The good ol’ gut feeling

We sometimes tend to think that ideas and feelings arising from our intuition are essentially superior to those achieved by reason and logic.

As such, intuitionthe good old “gut feeling”—has come to be idealized as the Noble Savage of the mind, fearlessly cutting through the precision of reason.

In truth, intuition is just another heuristic of our brain honed—over millions of years—to ease the cognitive load of making a decision.  But it is not always good at it.

Let’s test your intuition with a question that Ludwig Wittgenstein used to pose to his students.

You have a ribbon, which you want to tie around the center of the Earth (assuming that the Earth is a perfect sphere for once).  Unfortunately, you’ve tied the ribbon a bit too loose; it’s a meter too long. Intuition Bias

Now, if you could distribute the resulting slack—the extra meter—evenly around the planet so that the ribbon hovered just above the surface, how far above the surface would it be?

Think about it for a while, but not too long, trust your intuition.

What’s your answer?

Do determine an answer before you commence reading.

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Most people’s intuitions lead them to an answer in the region of a tiny fraction of a millimeter.

Are you one of those “most people”?

The actual answer is 16 centimeters.

What?  Really?

Yes, really.

To save you the trouble of rummaging for your old mathematics formula collection, hereunder is the calculation, red on white, to prove the result:

Circumference of Earth                      40,075,000 m / (2 x 3.14159265359) = radius of 6,378,134.34 m

Circumference of Earth + 1 meter 40,075,001 m / (2 x 3.14159265359) = radius of 6,378,134.50 m

Hence, our human brain may be intrinsically limited in its ability to intuit certain things—like radiuses, quantum physics, and probability.

Yet decisions are always based on information that is incomplete, ambiguous, and changing.  We tend to make decisions with very little awareness, which can be quite dangerous.

Fortunately, the super-heroes from the field of Behavioral Finance have embarked on the venture to close that gap between how we actually make decisions and how we should make decisions.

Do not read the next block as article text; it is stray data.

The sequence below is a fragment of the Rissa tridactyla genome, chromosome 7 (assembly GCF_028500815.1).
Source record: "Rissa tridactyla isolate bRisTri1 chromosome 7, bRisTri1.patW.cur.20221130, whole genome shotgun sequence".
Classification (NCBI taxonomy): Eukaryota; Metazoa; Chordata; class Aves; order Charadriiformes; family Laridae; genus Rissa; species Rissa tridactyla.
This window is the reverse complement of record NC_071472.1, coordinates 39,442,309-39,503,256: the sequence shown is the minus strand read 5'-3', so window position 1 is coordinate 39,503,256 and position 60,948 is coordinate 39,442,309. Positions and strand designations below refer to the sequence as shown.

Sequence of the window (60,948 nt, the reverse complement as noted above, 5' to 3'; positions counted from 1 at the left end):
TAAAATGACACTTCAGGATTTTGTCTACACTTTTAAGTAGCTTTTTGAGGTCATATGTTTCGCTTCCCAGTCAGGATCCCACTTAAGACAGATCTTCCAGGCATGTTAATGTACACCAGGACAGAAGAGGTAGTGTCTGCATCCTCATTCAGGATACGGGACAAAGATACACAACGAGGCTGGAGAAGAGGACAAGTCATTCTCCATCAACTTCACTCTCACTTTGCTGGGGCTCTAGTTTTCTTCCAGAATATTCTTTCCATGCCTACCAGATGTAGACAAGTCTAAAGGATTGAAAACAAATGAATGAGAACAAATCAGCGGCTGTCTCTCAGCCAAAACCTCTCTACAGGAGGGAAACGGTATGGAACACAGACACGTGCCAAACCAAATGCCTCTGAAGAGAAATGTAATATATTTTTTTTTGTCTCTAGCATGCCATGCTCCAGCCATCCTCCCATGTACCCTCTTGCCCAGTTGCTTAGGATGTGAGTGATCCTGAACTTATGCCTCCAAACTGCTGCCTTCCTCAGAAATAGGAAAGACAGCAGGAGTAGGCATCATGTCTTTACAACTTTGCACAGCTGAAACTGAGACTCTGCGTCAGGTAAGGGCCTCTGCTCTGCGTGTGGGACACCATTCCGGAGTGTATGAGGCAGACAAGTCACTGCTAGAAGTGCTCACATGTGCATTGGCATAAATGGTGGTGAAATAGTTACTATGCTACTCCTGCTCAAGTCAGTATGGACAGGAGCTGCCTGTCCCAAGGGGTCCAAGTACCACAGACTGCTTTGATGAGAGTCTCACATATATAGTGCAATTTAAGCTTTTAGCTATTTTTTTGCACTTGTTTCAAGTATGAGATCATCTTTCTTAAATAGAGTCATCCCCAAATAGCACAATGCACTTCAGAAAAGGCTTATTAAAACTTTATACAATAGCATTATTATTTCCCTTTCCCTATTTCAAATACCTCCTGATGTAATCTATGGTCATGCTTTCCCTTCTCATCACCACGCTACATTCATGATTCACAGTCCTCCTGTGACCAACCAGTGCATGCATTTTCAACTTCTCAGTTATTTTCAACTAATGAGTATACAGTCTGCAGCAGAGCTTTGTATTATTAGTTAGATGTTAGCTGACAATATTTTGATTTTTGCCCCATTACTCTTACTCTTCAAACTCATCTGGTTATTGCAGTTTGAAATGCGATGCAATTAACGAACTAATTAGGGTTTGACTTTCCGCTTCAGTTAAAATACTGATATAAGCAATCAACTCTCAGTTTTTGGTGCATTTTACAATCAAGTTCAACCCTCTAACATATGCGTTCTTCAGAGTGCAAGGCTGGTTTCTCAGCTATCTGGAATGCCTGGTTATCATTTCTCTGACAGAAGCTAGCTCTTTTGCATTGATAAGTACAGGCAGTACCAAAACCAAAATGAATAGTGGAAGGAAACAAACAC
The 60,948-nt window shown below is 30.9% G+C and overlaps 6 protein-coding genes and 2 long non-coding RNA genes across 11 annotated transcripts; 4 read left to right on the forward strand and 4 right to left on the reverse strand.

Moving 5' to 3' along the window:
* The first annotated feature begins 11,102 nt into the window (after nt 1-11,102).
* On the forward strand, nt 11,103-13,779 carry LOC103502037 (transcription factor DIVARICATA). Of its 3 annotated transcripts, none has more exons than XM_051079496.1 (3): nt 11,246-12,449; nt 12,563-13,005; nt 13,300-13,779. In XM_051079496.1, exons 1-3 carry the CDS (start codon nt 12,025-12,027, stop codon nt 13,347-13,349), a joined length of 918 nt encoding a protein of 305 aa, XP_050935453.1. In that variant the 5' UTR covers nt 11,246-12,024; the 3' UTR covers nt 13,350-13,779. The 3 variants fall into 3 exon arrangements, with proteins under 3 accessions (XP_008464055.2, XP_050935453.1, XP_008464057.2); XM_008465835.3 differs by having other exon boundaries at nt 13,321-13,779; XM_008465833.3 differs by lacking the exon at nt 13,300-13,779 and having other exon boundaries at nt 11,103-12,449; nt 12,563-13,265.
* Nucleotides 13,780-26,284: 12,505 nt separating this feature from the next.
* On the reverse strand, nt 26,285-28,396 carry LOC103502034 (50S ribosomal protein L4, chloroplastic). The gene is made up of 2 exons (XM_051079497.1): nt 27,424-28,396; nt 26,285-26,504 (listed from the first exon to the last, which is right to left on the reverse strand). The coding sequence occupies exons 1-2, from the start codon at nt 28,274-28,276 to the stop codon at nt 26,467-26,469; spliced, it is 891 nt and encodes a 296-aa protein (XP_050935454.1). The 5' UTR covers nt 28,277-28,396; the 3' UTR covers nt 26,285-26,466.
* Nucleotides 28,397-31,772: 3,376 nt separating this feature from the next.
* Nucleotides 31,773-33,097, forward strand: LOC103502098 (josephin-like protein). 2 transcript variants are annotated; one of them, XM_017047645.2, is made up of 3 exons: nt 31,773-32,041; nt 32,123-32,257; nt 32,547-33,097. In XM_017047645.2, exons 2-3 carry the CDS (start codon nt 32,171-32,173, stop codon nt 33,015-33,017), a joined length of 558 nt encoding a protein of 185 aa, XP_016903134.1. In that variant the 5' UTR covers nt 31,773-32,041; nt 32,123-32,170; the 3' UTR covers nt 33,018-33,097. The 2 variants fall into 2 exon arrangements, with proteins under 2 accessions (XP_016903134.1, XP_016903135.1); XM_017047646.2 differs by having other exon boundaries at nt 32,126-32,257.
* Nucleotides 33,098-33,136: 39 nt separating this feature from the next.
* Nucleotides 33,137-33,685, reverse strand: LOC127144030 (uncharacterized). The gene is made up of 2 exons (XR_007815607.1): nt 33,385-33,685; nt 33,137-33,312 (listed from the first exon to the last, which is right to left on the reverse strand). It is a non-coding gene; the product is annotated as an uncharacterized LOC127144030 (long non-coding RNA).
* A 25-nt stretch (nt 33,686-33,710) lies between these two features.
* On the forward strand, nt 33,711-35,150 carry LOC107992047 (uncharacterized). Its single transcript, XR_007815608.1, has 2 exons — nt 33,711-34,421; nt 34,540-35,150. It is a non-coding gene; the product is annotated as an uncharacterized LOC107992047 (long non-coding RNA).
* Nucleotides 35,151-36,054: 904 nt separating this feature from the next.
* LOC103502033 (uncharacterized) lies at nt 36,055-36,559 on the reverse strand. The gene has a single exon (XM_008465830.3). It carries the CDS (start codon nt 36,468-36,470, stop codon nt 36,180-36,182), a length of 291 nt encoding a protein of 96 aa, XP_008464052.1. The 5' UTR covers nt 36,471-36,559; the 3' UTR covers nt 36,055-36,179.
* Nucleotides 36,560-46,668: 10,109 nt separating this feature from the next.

Reading and familiarizing oneself with their work on those cognitive thinking errors, heuristics, and mental biases does not make all of one’s decisions perfect; nevertheless, awareness should at least increase the ratio of good decisions.  And good decisions in financial matters is the cornerstone of growing one’s nest egg.

So, let’s commit to make the best use of our uniqueness.  Way back when large brains evolved in primates, the increased memory capacity greatly enhanced our ability to make complex decisions, leading to longer sequences of actions to achieve goals—even long term goals.

This makes humans the most rational beings on the planet these days, but that’s not saying much, considering that the next most rational beings are chimpanzees.

As Daniel Gilbert said, “Human rationality is bounded, however, and as a result, people don’t make decisions based on optimal outcomes; they make choices based on what’s good enough.  People don’t maximize; they “satisfice.”

Be a maximizer and strive for the optimal outcome.

 

Disclaimer 1: I am not implying that intuitive decisions are inaccurate.  On the contrary, they can be quite accurate, but only in domains where one’s intuition has been carefully trained.  And that requires a predictable environment, where there is lots of repetition and quick feedback on one’s choices.  Like, say, for the experienced chess or football player, but clearly not for a novice in the stock market.

Intuition can be a good input for decision making, but that alone is not good enough. Intuition is a good start. Empiricism, logic and rational thinking are essential for important decisions.   And don’t let your intuition quietly slip to “into-wishing“.  But this, of course, isn’t intuitively obvious.

There are times that call for speed and gut-level thinking, others that call for caution.  It’s all about the fit, and the fact is we’re not all that good at fitting our thinking to the problem at hand.  In other words, thinking is messy.

Disclaimer 2: I am also not denying the fact that we do indeed have a second brain in our guts which performs an important role in managing the workings of our inner tube.  It is just not cut out to additionally perform rational decision making.  More about its magic workings here.

 

“An investment in knowledge always pays the best interest.” — Benjamin Franklin

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